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Cigna’s Key Principles for Healthcare Quality Measures

The health insurer Cigna follows standardized healthcare quality measures and collaborates with provider networks to ensure quality improvement.

By Vera Gruessner

Cigna is one national health insurance company that has moved forward with creating successful healthcare quality measures for their provider networks.

Healthcare Effectiveness Data Information Set (HEDIS)

The company uses national standards along with physician feedback when creating its own healthcare quality measures, according to a Cigna white paper. Cigna implements a few key principles when providing consumers and employers with provider quality and cost information including:

1) Standardized healthcare quality measures

2) Responsible use of quality data to assist with consumer decision-making

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  • 3) Collaboration and enabling quality improvement

    Cigna like other payers follows the standardized measures from the Healthcare Effectiveness Data Information Set (HEDIS) as well as the benchmarks endorsed by the National Quality Forum (NQF). Industry-standard methodology is also used to find the average cost of treatment for an episode of care for various services and surgical procedures.

    The cost for episodes of care are then compared to other medical groups in the same specialty and geographic market. The final information is available for members to see in an online healthcare professional directory, according to the white paper.

    “Cost-efficiency stars are used to communicate cost-efficiency performance,” the Cigna white paper stated. “Three stars for cost-efficiency represent the top 34 percent of physicians or physician groups when compared to other physicians and physician groups of the same group specialty type within the geographic market. Two stars represent physicians or physician groups in the middle 33 percent for cost-efficiency. Physician groups that are in the lower 33 percent for cost efficiency receive one star.”

    Additionally, the payer encourages their members to consult with their primary care doctors and consider all factors when deciding on a specialist or hospital for their care. Cigna also offers their provider networks with summary metrics and data to help physician groups improve their overall performance.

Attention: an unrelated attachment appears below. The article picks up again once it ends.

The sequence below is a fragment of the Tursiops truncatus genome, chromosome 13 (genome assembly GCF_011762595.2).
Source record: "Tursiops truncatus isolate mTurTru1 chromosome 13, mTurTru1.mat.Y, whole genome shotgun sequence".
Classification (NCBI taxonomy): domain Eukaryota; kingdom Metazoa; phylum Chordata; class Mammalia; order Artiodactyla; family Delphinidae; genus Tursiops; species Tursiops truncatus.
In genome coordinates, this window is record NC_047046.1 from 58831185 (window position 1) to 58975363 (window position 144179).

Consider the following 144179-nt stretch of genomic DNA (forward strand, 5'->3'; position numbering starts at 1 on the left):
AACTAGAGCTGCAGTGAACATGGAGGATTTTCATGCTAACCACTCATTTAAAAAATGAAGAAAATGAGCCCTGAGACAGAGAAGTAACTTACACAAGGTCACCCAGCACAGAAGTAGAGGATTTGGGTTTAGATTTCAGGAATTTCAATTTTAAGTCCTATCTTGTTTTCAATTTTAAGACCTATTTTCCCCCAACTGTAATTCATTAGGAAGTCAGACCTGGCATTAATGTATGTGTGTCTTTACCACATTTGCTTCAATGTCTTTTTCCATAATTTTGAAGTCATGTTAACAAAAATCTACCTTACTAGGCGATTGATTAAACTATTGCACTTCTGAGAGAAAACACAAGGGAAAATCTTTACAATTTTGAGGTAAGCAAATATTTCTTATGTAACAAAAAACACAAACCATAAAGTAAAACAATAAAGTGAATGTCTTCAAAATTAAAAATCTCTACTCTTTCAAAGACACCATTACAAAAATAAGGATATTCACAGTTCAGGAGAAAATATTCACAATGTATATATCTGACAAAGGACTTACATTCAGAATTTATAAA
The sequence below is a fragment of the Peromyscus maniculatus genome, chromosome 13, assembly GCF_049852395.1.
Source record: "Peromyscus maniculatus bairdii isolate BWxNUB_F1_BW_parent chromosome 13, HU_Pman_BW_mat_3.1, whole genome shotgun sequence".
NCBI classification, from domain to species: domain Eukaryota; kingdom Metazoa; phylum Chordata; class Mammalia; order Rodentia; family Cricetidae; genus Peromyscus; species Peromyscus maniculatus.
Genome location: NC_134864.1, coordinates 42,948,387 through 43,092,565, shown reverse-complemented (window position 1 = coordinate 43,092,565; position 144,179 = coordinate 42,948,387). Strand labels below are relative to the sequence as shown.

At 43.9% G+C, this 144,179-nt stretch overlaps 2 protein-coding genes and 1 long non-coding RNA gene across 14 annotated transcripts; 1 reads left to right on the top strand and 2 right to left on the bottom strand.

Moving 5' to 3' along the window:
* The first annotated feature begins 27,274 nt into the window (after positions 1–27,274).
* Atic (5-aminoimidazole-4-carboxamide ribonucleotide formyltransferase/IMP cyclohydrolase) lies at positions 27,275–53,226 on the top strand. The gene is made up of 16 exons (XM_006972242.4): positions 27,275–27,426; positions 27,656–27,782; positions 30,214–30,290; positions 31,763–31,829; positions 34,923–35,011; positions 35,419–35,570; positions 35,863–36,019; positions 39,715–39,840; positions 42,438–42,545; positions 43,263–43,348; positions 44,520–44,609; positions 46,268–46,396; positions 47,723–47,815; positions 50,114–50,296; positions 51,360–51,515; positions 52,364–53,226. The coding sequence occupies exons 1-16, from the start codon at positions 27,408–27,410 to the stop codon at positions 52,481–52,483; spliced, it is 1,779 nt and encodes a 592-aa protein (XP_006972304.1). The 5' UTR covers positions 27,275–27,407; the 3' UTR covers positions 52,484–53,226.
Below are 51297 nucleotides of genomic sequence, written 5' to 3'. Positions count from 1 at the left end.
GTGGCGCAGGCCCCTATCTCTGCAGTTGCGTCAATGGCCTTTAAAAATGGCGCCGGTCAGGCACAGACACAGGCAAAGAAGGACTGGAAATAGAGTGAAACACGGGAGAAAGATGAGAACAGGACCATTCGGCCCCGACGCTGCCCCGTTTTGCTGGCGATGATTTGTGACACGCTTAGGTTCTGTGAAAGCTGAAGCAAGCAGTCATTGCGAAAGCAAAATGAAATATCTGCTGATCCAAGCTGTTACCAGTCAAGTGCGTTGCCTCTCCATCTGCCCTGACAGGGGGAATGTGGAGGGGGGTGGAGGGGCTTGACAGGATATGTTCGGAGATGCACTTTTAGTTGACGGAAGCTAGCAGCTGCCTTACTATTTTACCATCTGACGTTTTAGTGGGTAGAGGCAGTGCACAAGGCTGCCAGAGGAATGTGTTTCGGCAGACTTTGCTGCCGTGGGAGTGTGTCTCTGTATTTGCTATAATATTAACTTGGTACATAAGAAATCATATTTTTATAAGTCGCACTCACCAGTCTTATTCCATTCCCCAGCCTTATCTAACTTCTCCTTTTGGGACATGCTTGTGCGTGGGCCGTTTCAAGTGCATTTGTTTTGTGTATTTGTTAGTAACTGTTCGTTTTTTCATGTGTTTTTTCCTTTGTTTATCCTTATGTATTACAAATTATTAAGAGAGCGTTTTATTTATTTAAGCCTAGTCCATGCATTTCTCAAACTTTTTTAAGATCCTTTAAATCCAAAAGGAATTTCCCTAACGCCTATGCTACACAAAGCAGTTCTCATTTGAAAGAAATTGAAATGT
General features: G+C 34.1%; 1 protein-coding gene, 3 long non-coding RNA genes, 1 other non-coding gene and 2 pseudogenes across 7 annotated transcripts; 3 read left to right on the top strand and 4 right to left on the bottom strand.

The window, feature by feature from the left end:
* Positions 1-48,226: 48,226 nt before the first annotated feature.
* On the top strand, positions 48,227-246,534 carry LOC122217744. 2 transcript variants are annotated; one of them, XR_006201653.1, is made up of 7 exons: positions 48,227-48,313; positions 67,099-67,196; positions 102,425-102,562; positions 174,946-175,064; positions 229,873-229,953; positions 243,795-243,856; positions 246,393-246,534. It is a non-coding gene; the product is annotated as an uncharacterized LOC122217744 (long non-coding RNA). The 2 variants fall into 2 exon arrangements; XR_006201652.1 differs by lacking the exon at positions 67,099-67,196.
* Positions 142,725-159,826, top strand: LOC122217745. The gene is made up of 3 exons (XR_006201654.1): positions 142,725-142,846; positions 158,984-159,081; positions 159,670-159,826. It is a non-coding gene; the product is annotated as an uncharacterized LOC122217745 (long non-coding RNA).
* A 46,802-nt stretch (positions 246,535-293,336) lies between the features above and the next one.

In order to inform consumers on healthcare quality measures of their primary care physician groups and specialists, Cigna provides an evaluation through an online member portal.

    The health insurer also works with other healthcare organizations to improve upon quality standards. For example, last May, Cigna announced in a company press release a partnership with the American Society of Addiction Medicine (ASAM) to analyze two years of member claims regarding substance use in order to enhance treatment for those suffering from drug addiction.

    The claims data are going to be used to test and improve ASAM’s healthcare quality measures regarding medication prescribing practices and opioid and alcohol use disorders. Improving treatment for substance abuse disorders is a major goal of Cigna and the healthcare industry as a whole since approximately 2.1 million people face opioid and other substance use disorders and more than 28,000 Americans die from opioid overdoses annually.

    “Cigna looks forward to collaborating with ASAM to help modernize how our industry treats people with substance use disorders,” said Cigna President and CEO David M. Cordani. “We must accelerate the adoption of evidence-based approaches in clinical practice, and transform the current treatment model to one that is based on national standards and is more prevention-focused.”

    “Cigna and ASAM’s collaboration demonstrates action and leadership at a time when there is an increasing call for change in how policymakers, providers, communities and families address the drug epidemic in the United States,” Cordani continued.

    ASAM has published nine performance quality measures to analyze how physicians are treating substance use disorders. Cigna and ASAM will be publishing a report once the study of the claims data is completed and the healthcare quality measures have been tested.

    Other payers can follow Cigna’s lead and work with healthcare organizations to improve national healthcare quality measures in growing disease management areas like opioid use disorders.

    Additionally, payers would benefit from implementing standardized quality metrics and collaborating with provider networks to ensure clinicians are able to progress with quality improvement efforts. When attempting to improve member engagement and improve transparency, payers are advised to implement member portals where data on cost and quality is shared.

    By following the steps that Cigna implements in advancing the use of healthcare quality measures, insurers could successfully boost member engagement and provider quality improvement strategies.


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